103-year-old ukulele virtuoso Bill Tapia dies
05.12.2011 Widely believed to be the oldest performing musician ever to take the stage, jazz ukulele legend Bill Tapia is dead. He passed away peacefully in his sleep at home in Westminster, California on December 2nd at the age of 103. With a career that spanned over 90 years, he was the last living link to the earliest days of both jazz and the ukulele as a popular instrument.
Born New Years Day 1908 in Honolulu, Tapia got his first instrument at the age of 7 from Manuel Nunes, one of the first and most respected ukulele makers in Hawai'i. He started his career entertaining World War I troops at USO shows in 1918. After seeing John Philip Sousa's band perform, he came up with a unique version of Stars and Stripes Forever that was later copied by numerous Hawaiian musicians. From that point on, he never stopped performing and sharing his love of music, infectious wit and charming personality with one and all.
After switching from ukulele to banjo and guitar in order to get more work, Bill spent his early career bouncing back and forth from Hawai'i to the West Coast playing on steamships.
He performed as a backup musician with such luminaries as Bing Crosby, Billie Holiday, Fats Waller and Louis Armstrong, as well as everyone who was anyone in the early Hawaiian music scene. He played with Johnny Noble's band at the opening of the iconic Royal Hawaiian Hotel in 1927, returning to perform at the hotel's reopening in 2009. For a time he was employed as a "musical driver", serving as a tour guide and teaching a few ukulele chords to Hollywood stars including Clark Gable and Shirley Temple during the instrument's first national craze. Tapia spent World War II in Honolulu leading a 14 piece band in "blackout ballrooms", with all the lights out to avoid possible detection by Japanese bombers.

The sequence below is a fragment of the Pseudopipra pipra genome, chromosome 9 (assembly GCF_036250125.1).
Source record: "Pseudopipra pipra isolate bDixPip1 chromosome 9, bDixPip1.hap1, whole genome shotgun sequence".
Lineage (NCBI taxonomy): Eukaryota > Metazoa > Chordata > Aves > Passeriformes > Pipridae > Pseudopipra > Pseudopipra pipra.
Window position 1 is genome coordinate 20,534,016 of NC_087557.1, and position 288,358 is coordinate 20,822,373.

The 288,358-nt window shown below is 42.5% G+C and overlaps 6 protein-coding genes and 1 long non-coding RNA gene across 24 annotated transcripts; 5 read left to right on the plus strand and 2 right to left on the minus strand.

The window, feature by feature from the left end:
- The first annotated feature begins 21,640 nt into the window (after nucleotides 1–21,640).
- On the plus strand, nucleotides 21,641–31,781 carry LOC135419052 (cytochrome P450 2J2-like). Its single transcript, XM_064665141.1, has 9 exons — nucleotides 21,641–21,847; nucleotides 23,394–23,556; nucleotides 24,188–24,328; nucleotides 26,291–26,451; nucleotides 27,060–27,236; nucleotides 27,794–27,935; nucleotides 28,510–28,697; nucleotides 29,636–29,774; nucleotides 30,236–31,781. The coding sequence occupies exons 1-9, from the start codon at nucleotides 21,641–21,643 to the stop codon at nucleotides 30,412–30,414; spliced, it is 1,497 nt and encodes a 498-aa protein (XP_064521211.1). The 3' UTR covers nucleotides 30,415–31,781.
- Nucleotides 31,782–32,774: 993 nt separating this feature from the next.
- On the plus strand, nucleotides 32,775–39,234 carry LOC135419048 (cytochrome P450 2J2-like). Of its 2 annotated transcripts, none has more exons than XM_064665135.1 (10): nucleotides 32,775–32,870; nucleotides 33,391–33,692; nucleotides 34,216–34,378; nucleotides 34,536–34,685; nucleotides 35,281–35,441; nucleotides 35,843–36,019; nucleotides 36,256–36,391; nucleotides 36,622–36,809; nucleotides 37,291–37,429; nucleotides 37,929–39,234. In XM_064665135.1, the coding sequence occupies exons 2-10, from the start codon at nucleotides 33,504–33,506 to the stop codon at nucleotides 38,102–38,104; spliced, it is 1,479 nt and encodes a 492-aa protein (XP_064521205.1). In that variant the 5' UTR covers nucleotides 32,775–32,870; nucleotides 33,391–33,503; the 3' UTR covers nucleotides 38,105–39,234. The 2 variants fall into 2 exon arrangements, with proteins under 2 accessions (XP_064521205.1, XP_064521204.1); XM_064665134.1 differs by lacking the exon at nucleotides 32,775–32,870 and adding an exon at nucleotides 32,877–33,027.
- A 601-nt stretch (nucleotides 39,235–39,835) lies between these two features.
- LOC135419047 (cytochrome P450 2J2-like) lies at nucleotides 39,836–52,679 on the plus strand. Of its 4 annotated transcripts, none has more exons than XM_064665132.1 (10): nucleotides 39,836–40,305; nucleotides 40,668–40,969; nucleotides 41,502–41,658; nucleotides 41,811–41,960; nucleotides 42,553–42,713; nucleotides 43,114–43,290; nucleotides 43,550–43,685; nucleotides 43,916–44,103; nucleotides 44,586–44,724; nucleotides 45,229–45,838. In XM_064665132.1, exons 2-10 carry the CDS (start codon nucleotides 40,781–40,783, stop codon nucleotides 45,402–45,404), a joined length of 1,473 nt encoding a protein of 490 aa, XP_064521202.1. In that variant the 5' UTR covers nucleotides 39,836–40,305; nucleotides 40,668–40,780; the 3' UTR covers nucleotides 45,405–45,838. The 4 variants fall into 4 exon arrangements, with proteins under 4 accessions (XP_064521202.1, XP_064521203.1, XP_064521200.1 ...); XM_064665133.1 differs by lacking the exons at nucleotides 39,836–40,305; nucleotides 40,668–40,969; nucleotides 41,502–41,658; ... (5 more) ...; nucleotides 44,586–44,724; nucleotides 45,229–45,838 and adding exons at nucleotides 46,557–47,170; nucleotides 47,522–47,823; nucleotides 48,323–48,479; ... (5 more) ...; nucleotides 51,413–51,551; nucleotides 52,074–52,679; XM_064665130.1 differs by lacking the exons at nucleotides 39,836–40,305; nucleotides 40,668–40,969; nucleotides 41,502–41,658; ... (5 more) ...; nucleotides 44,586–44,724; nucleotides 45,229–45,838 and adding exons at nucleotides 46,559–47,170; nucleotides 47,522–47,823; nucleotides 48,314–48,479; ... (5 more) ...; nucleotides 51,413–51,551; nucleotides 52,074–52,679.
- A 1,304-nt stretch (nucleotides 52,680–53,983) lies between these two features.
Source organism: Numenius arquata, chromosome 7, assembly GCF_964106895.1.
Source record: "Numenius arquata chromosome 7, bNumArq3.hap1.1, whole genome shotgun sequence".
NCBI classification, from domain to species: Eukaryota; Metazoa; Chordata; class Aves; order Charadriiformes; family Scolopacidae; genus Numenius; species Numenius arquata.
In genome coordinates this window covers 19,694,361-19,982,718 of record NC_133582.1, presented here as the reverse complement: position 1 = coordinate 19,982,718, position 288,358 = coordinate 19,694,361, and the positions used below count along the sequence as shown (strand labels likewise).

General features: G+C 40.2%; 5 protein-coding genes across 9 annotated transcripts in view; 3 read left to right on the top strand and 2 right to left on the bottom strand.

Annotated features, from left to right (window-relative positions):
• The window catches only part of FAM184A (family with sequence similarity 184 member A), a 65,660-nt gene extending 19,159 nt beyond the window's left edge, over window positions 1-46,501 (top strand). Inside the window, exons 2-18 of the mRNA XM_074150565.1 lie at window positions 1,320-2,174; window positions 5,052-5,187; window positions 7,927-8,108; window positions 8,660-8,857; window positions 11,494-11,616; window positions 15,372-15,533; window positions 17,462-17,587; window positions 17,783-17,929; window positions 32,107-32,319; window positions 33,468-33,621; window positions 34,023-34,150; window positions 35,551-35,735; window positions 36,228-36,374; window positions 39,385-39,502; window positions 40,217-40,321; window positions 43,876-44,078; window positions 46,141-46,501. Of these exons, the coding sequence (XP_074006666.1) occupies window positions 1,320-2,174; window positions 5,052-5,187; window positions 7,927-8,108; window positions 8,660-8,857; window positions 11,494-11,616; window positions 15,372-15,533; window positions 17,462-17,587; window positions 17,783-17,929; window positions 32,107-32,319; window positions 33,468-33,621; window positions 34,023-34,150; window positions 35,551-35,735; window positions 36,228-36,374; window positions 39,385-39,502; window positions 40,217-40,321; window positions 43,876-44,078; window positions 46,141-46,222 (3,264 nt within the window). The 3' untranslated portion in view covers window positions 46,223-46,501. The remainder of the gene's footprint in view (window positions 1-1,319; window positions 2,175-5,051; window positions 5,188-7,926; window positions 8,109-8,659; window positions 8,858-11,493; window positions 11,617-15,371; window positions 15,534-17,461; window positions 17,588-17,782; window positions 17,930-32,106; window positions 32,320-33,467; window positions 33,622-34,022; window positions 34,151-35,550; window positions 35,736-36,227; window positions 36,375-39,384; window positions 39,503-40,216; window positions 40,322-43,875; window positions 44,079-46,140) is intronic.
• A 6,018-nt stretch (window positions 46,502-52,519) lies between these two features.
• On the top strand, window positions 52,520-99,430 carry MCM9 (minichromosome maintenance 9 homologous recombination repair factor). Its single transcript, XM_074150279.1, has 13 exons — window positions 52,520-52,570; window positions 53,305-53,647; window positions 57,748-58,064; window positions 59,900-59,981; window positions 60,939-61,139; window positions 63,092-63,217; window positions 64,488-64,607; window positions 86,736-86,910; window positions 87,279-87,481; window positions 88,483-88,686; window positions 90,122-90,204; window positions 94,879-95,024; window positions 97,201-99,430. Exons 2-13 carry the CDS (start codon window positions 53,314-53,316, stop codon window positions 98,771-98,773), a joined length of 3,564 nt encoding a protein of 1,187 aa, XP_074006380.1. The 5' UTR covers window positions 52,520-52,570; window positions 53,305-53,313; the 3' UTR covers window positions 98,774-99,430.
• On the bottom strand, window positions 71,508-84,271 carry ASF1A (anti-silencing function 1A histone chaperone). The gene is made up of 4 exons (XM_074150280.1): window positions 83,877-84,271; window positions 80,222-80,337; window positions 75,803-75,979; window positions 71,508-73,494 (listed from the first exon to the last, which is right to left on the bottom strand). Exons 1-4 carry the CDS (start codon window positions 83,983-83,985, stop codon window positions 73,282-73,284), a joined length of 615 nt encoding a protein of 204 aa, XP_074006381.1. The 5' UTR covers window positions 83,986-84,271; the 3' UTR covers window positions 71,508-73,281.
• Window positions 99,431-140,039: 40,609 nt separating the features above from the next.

After the war, Bill relocated to the San Francisco area, continuing to tour for several years with swing bands such as Charlie Barnet's group. Tiring of life on the road, he settled down with wife Barbie and daughter Cleo, playing in TV orchestras, as a sideman with local bands, and teaching guitar. An entire generation of Bay Area guitarists have fond memories of learning their first licks from "Tappy" at Campagna Music in Lafayette, where he worked for several decades.
Around the turn of the last century, Bill lost both his wife and daughter and relocated to Orange County to be closer to relatives. Soon after, he was rediscovered and embarked on perhaps the unlikeliest career comeback in music history. Returning to his ukulele roots, he released his first CD "Tropical Swing" in 2004 at the age of 96, featuring jazz and Hawaiian standards. The title track was a 1936 recording on Okeh Records, his only previous release.
Riding the wave of a new ukulele resurgence, Bill was soon in demand at clubs and festivals up and down the West Coast, Hawai'i, New York and even Japan. He followed up Tropical Swing with Duke of Uke (2005) and Livin' It LIve (2009), showcasing his amazing live show. All three of these CDs made the national jazz charts and received airplay on hundreds of radio stations nationwide. Earlier this year, Live at the Warner Grand was released, documenting his 100th birthday concert. Slowed but not stopped by a broken hip, Tapia continued to tour until late in 2010.
Bill Tapia was inducted into the Ukulele Hall of Fame in 2004, and received a Lifetime Achievement Award from the Hawaiian Academy of Recording Arts in 2011. He was perhaps the most beloved and revered figure in the ukulele world, and everyone who ever knew him or saw him perform will be forever inspired.